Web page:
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Haiti today: Notes from David Ono Pt. 4, Follow the money

July 15, 2010 12:00:00 AM PDT
[Editor's note: David Ono from ABC7 Eyewitness News recently returned to Haiti to see what progress has been made six months after the earthquake. Ono's reports reveal a side to Haiti that very few people are talking about. Watch what happens when Ono returns to Haiti, all week at 5 p.m. and 11 p.m. on Eyewitness News. This is the fourth of five notebook entries from Ono's trip.]

I think a vast majority of people regard themselves as being good. They want to help when their fellow man is in distress. So when we are bombarded with these frightening images from Haiti, it stirs the desire in us to come to the rescue.

For most, the best way we can do that is to simply donate money. It's the closest thing we can get to busting down the door and carrying the helpless person out of the burning building.

Unfortunately, the Haiti disaster is rewiring our thoughts about helping others.

We collectively have donated hundreds of millions. It's actually billions if you count what our government has pledged. Yet one-and-a-half million Haitians are starving, malnourished, and still living in squalid, disgusting camps.

It's made so many Americans angry. They feel they have been duped, taken advantage of, and that our hard-earned dollars may never be used as we intended.

And sadly, because the situation is so confusing, it's difficult to know where to direct our anger. Is it the Haitian government? The aid organizations? Our government? Everybody?

Or is this disaster so enormous the money isn't enough to make a discernable difference?

It is supremely complicated but, at the risk of over-simplifying and perhaps doing more harm than good, here are a couple of key points that I've learned:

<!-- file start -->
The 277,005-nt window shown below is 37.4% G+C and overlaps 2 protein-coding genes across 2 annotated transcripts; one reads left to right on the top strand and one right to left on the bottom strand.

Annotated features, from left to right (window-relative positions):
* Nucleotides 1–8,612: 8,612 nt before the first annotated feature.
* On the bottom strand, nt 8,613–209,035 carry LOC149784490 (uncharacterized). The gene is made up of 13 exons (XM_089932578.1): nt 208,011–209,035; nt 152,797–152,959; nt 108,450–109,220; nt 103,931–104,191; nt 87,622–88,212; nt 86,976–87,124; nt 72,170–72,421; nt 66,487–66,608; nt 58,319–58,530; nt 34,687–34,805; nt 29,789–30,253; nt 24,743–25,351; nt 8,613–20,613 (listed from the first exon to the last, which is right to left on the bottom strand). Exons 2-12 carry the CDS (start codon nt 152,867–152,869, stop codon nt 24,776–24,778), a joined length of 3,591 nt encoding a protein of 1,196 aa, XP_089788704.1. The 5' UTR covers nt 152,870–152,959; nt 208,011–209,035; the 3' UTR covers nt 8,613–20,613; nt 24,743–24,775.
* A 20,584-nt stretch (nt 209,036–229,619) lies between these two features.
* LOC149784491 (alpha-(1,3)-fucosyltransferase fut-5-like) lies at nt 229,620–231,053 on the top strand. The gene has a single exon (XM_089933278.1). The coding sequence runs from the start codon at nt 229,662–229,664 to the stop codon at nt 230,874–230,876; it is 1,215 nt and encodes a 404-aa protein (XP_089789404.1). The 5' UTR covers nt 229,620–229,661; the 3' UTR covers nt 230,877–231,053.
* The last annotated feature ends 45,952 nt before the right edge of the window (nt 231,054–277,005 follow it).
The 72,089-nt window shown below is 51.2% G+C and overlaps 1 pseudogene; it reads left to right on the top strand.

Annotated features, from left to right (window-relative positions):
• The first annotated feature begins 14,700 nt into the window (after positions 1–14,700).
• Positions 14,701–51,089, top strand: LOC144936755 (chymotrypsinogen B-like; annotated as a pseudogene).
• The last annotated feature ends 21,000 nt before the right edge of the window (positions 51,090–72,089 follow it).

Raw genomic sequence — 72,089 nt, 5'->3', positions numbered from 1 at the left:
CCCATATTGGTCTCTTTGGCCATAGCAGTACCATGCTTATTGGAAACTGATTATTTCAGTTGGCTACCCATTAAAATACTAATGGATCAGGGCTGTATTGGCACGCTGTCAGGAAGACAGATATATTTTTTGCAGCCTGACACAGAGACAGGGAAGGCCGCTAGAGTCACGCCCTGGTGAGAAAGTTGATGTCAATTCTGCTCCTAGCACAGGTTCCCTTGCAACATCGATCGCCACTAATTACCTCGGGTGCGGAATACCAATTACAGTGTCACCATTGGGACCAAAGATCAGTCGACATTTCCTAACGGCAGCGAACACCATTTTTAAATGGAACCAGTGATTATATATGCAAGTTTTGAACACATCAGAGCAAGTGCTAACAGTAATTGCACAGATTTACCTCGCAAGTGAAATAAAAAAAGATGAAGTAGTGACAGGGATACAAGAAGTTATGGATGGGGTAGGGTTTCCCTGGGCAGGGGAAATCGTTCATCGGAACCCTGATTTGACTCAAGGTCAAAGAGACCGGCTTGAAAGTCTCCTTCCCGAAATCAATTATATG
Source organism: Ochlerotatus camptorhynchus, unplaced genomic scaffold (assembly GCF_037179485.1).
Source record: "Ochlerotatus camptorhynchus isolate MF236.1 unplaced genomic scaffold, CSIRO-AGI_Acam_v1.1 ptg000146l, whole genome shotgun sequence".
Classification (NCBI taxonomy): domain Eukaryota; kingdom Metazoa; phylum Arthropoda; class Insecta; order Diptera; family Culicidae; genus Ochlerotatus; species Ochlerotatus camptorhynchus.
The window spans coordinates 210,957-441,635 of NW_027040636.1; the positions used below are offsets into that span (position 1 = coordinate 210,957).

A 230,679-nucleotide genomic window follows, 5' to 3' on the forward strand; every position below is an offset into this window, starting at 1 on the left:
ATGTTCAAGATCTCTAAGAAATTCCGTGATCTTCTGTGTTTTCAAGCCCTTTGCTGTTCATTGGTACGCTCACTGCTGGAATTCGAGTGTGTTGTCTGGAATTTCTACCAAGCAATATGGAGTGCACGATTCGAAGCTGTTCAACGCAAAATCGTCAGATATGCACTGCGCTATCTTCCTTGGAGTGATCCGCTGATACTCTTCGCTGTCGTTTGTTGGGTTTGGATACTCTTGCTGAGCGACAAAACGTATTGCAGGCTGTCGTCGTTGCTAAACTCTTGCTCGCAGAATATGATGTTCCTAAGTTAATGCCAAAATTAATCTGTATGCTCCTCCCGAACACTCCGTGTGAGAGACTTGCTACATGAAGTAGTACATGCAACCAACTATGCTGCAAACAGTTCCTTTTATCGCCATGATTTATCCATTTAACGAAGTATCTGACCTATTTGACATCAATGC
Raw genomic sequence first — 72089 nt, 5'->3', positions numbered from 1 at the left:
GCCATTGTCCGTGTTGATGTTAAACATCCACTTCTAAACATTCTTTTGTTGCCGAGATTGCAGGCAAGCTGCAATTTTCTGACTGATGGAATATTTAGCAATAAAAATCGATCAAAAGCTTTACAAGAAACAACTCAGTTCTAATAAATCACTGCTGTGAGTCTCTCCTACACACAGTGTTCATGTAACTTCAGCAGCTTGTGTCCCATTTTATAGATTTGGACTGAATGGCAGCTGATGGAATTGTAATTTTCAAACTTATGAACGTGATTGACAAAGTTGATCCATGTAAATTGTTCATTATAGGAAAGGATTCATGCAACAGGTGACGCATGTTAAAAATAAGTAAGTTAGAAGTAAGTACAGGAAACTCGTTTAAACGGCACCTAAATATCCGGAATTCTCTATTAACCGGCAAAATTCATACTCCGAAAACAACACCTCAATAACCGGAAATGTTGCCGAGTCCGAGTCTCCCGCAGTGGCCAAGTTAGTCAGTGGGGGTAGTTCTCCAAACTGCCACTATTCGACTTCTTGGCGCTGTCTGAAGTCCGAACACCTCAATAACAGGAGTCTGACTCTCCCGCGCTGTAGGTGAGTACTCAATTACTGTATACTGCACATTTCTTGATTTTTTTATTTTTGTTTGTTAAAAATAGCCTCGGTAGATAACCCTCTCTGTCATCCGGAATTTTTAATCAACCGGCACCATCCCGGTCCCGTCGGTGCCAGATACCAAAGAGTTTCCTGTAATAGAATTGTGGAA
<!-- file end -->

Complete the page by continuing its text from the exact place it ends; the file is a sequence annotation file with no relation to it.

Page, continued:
The Haitian government has no transparency. It will not tell you what money it has and how it's going to be used. That's nothing new and more than likely is not going to change. This is why so many accuse the Haitian government of corruption. So if money goes directly to the Haitian government, like the $5.3 billion pledged by the various countries of the world (including the U.S.) it's going to be extremely difficult getting an accurate accounting of what that money is being used for.

On the other hand, if you donated to a reputable charity like the Red Cross, UNICEF, Doctors Without Borders, and many others, you can get an accounting of where the money is going. While some, like Doctors Without Borders, have spent almost everything they've been given (given $122 million/spent $120 million), others like The Red Cross, haven't spent even half the money they've been given (given $460 million/spent $149 million).

It sounds absurd that the Red Cross is holding on to its money while people are sick, starving and suffering in those camps. But there's an explanation -- housing. The charities need to reserve an enormous amount to help people relocate from those horrible tent cities into more permanent homes. The delay comes from Haiti. It has not yet freed up land to build on. A few rich families own a majority of Haiti and they will not relinquish any of it for indigent people to live on. As a result, everything is in a holding pattern and the Haitian government doesn't seem motivated enough to force a solution.

The result is the current quagmire that has Haitians suffering and Americans angry.

My concern is what this will do to us the next time there's a huge disaster. I've heard so many people say they will never again be "fooled" into giving money.

Question: If a building is burning and you hear someone screaming for help what will you do? Suddenly the answer is not so simple.


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